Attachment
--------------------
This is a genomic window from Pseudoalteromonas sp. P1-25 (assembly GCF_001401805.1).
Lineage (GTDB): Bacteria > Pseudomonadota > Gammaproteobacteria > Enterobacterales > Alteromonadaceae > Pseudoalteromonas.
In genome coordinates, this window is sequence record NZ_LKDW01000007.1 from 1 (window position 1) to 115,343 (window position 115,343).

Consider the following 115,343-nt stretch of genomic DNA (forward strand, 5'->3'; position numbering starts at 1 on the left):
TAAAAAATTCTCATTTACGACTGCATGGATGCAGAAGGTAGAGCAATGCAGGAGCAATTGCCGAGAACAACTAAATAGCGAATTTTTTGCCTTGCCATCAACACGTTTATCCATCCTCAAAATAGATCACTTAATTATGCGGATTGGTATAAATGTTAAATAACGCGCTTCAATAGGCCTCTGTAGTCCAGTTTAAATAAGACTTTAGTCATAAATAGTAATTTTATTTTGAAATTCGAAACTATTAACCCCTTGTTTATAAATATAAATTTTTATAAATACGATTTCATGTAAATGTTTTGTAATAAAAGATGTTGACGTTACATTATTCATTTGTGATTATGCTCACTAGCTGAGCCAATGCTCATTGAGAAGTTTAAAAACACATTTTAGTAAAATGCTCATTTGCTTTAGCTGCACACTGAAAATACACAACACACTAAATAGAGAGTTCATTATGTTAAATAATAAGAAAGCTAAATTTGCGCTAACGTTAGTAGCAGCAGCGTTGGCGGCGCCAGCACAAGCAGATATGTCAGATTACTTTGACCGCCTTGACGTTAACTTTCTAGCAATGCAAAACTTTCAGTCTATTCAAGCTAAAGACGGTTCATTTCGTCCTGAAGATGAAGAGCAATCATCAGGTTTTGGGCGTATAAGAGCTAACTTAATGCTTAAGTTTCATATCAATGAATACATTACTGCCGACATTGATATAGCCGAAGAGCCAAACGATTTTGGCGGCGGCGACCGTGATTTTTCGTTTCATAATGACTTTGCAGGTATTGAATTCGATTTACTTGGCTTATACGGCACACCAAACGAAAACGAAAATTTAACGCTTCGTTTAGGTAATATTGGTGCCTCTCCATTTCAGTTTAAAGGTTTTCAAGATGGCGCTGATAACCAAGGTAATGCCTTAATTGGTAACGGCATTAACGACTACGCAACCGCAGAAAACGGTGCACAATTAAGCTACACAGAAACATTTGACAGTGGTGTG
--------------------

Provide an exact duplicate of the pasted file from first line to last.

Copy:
This is a genomic window from Pseudoalteromonas sp. P1-25 (assembly GCF_001401805.1).
Lineage (GTDB): Bacteria > Pseudomonadota > Gammaproteobacteria > Enterobacterales > Alteromonadaceae > Pseudoalteromonas.
In genome coordinates, this window is sequence record NZ_LKDW01000007.1 from 1 (window position 1) to 115,343 (window position 115,343).

Consider the following 115,343-nt stretch of genomic DNA (forward strand, 5'->3'; position numbering starts at 1 on the left):
TAAAAAATTCTCATTTACGACTGCATGGATGCAGAAGGTAGAGCAATGCAGGAGCAATTGCCGAGAACAACTAAATAGCGAATTTTTTGCCTTGCCATCAACACGTTTATCCATCCTCAAAATAGATCACTTAATTATGCGGATTGGTATAAATGTTAAATAACGCGCTTCAATAGGCCTCTGTAGTCCAGTTTAAATAAGACTTTAGTCATAAATAGTAATTTTATTTTGAAATTCGAAACTATTAACCCCTTGTTTATAAATATAAATTTTTATAAATACGATTTCATGTAAATGTTTTGTAATAAAAGATGTTGACGTTACATTATTCATTTGTGATTATGCTCACTAGCTGAGCCAATGCTCATTGAGAAGTTTAAAAACACATTTTAGTAAAATGCTCATTTGCTTTAGCTGCACACTGAAAATACACAACACACTAAATAGAGAGTTCATTATGTTAAATAATAAGAAAGCTAAATTTGCGCTAACGTTAGTAGCAGCAGCGTTGGCGGCGCCAGCACAAGCAGATATGTCAGATTACTTTGACCGCCTTGACGTTAACTTTCTAGCAATGCAAAACTTTCAGTCTATTCAAGCTAAAGACGGTTCATTTCGTCCTGAAGATGAAGAGCAATCATCAGGTTTTGGGCGTATAAGAGCTAACTTAATGCTTAAGTTTCATATCAATGAATACATTACTGCCGACATTGATATAGCCGAAGAGCCAAACGATTTTGGCGGCGGCGACCGTGATTTTTCGTTTCATAATGACTTTGCAGGTATTGAATTCGATTTACTTGGCTTATACGGCACACCAAACGAAAACGAAAATTTAACGCTTCGTTTAGGTAATATTGGTGCCTCTCCATTTCAGTTTAAAGGTTTTCAAGATGGCGCTGATAACCAAGGTAATGCCTTAATTGGTAACGGCATTAACGACTACGCAACCGCAGAAAACGGTGCACAATTAAGCTACACAGAAACATTTGACAGTGGTGTG